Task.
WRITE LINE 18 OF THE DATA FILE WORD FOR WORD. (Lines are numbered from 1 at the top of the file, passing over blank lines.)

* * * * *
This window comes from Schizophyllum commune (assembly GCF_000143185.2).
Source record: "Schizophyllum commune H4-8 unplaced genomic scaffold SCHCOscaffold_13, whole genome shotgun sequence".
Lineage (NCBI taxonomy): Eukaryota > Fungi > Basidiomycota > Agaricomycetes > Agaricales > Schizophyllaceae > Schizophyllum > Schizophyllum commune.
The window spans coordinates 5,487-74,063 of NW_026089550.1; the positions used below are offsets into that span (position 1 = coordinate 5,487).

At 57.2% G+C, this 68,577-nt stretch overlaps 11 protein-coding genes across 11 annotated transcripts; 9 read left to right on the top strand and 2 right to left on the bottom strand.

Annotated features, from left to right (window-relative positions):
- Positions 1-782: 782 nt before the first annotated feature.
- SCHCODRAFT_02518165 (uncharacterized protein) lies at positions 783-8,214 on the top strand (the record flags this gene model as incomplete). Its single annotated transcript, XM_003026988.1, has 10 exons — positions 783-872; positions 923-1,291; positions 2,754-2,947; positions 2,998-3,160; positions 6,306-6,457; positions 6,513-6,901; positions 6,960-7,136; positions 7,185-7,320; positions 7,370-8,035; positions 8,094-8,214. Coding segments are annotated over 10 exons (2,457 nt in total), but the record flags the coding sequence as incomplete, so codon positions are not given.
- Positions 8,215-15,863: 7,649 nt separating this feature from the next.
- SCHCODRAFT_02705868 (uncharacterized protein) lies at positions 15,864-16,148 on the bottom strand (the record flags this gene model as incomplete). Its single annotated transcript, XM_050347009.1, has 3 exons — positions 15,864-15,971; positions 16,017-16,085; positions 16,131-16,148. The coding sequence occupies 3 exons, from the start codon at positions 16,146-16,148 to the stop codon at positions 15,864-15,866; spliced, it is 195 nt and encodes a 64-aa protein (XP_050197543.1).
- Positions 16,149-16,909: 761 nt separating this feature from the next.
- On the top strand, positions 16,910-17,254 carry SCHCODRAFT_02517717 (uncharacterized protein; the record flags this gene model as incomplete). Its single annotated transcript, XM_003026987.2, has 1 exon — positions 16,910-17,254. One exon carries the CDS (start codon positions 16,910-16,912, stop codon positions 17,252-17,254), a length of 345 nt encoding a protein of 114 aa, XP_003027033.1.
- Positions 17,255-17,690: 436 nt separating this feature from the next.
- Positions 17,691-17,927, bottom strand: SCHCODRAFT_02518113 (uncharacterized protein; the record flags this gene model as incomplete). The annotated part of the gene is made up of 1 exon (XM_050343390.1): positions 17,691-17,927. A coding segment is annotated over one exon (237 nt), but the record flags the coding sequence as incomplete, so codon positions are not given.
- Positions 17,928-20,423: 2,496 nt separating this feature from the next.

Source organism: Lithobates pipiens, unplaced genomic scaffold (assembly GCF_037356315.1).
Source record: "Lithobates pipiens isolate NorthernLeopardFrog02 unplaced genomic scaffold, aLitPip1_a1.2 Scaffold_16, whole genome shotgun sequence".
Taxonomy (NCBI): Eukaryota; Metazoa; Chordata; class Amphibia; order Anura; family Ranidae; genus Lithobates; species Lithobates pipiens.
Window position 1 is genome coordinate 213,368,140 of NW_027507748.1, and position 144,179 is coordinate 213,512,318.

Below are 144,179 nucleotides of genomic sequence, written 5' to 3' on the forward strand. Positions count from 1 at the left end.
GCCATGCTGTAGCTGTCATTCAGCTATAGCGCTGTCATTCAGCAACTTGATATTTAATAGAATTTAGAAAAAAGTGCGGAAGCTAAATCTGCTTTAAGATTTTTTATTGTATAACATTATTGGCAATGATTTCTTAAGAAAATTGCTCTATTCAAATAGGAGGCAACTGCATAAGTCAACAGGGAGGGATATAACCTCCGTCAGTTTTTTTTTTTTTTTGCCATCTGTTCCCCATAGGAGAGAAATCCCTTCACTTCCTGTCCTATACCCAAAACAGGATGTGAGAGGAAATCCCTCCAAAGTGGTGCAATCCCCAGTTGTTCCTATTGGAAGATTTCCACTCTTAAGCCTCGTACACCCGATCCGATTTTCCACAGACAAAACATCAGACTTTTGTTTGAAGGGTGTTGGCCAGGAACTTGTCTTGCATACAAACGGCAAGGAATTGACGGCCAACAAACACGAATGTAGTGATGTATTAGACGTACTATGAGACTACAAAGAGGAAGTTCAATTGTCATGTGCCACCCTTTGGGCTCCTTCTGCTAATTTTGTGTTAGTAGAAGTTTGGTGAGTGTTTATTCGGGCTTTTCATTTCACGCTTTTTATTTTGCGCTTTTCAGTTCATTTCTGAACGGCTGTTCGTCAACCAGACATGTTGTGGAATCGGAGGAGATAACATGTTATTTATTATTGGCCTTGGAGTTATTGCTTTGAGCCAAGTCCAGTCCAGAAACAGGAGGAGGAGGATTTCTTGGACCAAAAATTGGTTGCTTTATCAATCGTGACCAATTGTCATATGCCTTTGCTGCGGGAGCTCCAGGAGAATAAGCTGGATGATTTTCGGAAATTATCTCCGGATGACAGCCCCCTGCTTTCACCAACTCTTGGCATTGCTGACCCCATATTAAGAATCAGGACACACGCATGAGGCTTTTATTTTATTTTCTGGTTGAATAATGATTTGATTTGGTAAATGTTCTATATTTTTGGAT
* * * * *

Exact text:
Taxonomy (NCBI): Eukaryota; Metazoa; Chordata; class Amphibia; order Anura; family Ranidae; genus Lithobates; species Lithobates pipiens.